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Preprint | EuropePMC | ID: ppcovidwho-296904


Pneumonia is a frequent manifestation of COVID-19 in hospitalized children. Methods The study involved 80 hospitals in the SARS-CoV-2 Spanish Pediatric National Cohort. Participants were children <18 years, hospitalized with SARS-CoV-2 community-acquired pneumonia (CAP). We compared the clinical characteristics of SARS-CoV-2-associated CAP with CAP due to other viral etiologies from 2012 to 2019. Results In total, 151 children with SARS-CoV-2-associated CAP and 138 with other viral CAP included. Main clinical features of SARS-CoV-2-associated CAP were cough 117/151(77%), fever 115/151(76%) and dyspnea 63/151(46%);22/151(15%) patients were admitted to a pediatric intensive care unit (PICU), and 5/151(3%) patients died. Lymphopenia was found in 63/147(43%) patients. Chest X-ray revealed condensation (64/151[42%]) and other infiltrates (87/151[58%]). Compared with CAP from other viral pathogens, COVID-19 patients were older (8 vs.1 year;odds ratio [OR] 1.42 [95% confidence interval, CI 1.23;1.42]), with lower CRP levels (23 vs.48 mg/L;OR 1 [95%CI 0.99;1]), less wheezing (17 vs.53%;OR 0.18 [95%CI 0.11;0.31]) and greater need of mechanical ventilation, MV (7 vs.0.7%, OR 10.8 [95%CI 1.3;85). Patients with non-SARS-CoV-2-associated CAP had a greater need for oxygen therapy (77 vs.44%, OR 0.24 [95%CI 0.14;0.40]). There were no differences in the use of CPAP or HVF or PICU admission between groups. Conclusion SARS-CoV-2-associated CAP in children presents differently to other virus-associated CAP: children are older and rarely have wheezing or high CRP levels;they need less oxygen but more CPAP or MV. However, several features overlap, and differentiating the etiology may be difficult. The overall prognosis is good.

Eur J Pediatr ; 180(7): 2099-2106, 2021 Jul.
Article in English | MEDLINE | ID: covidwho-1092067


Fever without source (FWS) in infants is a frequent cause of consultation at the emergency department, and the emergence of SARS-CoV-2 could affect the approach to those infants. The aim of this study is to define the clinical characteristics and rates of bacterial coinfections of infants < 90 days with FWS as the first manifestation of SARS-CoV-2 infection. This is a cross-sectional study of infants under 90 days of age with FWS and positive SARS-CoV2 PCR in nasopharyngeal swab/aspirate, attended at the emergency departments of 49 Spanish hospitals (EPICO-AEP cohort) from March 1 to June 26, 2020. Three hundred and thirty-three children with COVID-19 were included in EPICO-AEP. A total of 67/336 (20%) were infants less than 90 days old, and 27/67(40%) presented with FWS. Blood cultures were performed in 24/27(89%) and were negative in all but one (4%) who presented a Streptococcus mitis bacteremia. Urine culture was performed in 26/27(97%) children and was negative in all, except in two (7%) patients. Lumbar puncture was performed in 6/27(22%) cases, with no growth of bacteria. Two children had bacterial coinfections: 1 had UTI and bacteremia, and 1 had UTI. C-reactive was protein over 20 mg/L in two children (one with bacterial coinfection), and procalcitonin was normal in all. One child was admitted to the pediatric intensive care unit because of apnea episodes. No patients died.Conclusion: FWS was frequent in infants under 90 days of age with SARS-CoV-2 infection. Standardized markers to rule out bacterial infections remain useful in this population, and the outcome is generally good. What is Known: • Fever without source (FWS) in infants is a common cause of consultation at the emergency department, and young infants have a higher risk of serious bacterial infections (SBI). • The emergence of the new coronavirus SARS-CoV-2 could affect the approach to young infants with FWS in the emergency department. management of those children is a challenge because information about bacterial coinfection and prognosis is scarce. What is New: • SARS-CoV-2 infection should be ruled out in young infants (< 90 days of age) with FWS in areas with community transmission. • Bacterial coinfection rarely coexists in those infants. • Inflammatory markers were not increased in children without bacterial coinfection. • Outcome is good in most patients.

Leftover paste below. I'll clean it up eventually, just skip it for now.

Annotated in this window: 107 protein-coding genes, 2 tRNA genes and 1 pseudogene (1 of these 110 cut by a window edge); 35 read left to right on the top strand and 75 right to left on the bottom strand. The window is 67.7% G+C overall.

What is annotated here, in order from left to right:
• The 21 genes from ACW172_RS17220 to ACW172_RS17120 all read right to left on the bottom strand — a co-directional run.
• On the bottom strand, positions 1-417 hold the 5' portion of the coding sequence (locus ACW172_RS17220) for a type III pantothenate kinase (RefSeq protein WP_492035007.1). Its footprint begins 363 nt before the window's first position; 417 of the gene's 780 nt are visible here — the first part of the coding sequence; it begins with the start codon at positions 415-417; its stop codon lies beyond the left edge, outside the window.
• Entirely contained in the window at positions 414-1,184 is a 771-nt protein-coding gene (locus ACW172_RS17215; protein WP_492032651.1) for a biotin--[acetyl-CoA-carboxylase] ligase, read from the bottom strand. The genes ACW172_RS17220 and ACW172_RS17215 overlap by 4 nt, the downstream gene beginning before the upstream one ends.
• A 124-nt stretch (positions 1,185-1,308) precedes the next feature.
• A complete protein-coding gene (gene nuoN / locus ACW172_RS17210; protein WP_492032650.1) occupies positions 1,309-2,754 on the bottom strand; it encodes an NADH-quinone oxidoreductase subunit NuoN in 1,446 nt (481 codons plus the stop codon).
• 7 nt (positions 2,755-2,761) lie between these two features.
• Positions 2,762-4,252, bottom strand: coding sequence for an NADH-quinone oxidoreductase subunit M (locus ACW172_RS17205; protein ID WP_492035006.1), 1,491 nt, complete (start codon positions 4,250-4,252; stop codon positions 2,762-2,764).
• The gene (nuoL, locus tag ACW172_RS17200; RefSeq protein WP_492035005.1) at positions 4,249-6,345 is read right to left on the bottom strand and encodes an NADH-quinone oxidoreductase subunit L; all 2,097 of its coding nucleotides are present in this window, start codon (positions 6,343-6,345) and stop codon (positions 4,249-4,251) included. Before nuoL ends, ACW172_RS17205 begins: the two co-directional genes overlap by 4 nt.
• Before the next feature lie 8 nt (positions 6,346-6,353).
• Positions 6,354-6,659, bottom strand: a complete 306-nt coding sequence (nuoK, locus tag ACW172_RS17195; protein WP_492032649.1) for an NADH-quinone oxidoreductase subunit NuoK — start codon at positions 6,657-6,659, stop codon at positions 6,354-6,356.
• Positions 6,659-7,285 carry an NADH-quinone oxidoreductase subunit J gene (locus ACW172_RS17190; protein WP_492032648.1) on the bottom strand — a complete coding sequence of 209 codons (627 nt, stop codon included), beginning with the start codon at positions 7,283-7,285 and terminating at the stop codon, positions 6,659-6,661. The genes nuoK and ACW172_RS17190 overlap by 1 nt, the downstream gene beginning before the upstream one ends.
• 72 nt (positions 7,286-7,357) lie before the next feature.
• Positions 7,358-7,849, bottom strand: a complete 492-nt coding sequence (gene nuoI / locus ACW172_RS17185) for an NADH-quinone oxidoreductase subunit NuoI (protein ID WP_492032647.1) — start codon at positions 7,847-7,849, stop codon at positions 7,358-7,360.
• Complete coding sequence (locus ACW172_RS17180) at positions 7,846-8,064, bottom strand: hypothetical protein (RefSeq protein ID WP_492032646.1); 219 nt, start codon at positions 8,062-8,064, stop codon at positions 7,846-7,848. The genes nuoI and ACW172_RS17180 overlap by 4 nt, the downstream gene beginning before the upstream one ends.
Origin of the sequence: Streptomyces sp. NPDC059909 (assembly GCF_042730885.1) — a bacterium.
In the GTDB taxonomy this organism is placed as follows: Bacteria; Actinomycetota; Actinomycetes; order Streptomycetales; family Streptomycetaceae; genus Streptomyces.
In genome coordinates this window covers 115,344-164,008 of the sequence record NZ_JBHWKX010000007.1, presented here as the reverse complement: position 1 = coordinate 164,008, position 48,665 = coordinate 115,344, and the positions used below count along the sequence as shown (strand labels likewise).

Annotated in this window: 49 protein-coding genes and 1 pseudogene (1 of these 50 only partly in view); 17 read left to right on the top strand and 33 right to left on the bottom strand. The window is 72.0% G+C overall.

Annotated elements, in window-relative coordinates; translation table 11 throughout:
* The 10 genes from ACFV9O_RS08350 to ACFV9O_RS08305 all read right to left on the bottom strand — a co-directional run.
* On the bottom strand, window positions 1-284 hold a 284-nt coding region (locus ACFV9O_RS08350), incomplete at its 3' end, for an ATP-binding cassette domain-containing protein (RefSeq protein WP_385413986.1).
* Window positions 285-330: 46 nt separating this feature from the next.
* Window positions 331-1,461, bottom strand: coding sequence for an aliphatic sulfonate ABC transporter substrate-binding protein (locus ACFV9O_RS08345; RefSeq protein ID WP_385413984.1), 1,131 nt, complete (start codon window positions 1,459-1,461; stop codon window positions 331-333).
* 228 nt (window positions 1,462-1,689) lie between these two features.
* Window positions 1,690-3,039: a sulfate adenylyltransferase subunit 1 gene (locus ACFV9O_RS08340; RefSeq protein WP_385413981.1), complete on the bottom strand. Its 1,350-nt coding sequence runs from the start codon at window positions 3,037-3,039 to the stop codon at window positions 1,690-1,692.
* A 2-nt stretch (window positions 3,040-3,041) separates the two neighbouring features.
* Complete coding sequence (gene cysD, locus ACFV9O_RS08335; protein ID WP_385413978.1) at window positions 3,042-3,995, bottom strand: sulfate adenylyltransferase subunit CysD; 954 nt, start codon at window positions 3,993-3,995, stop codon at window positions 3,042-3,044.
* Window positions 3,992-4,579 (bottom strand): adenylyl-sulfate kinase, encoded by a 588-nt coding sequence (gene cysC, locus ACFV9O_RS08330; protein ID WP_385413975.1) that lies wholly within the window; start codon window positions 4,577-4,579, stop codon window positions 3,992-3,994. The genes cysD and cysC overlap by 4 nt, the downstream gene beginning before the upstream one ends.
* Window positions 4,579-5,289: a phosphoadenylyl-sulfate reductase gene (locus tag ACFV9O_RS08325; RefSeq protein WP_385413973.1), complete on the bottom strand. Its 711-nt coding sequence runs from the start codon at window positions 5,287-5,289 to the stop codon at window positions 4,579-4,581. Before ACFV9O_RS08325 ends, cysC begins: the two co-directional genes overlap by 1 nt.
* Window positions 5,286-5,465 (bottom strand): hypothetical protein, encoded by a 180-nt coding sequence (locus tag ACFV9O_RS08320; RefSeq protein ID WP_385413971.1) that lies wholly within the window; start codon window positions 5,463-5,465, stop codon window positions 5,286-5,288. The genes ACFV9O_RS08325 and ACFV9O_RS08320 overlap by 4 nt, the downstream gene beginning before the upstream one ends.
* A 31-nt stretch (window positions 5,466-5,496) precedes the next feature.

COVID-19 , SARS-CoV-2 , Child , Cross-Sectional Studies , Fever/epidemiology , Fever/etiology , Humans , Infant , RNA, Viral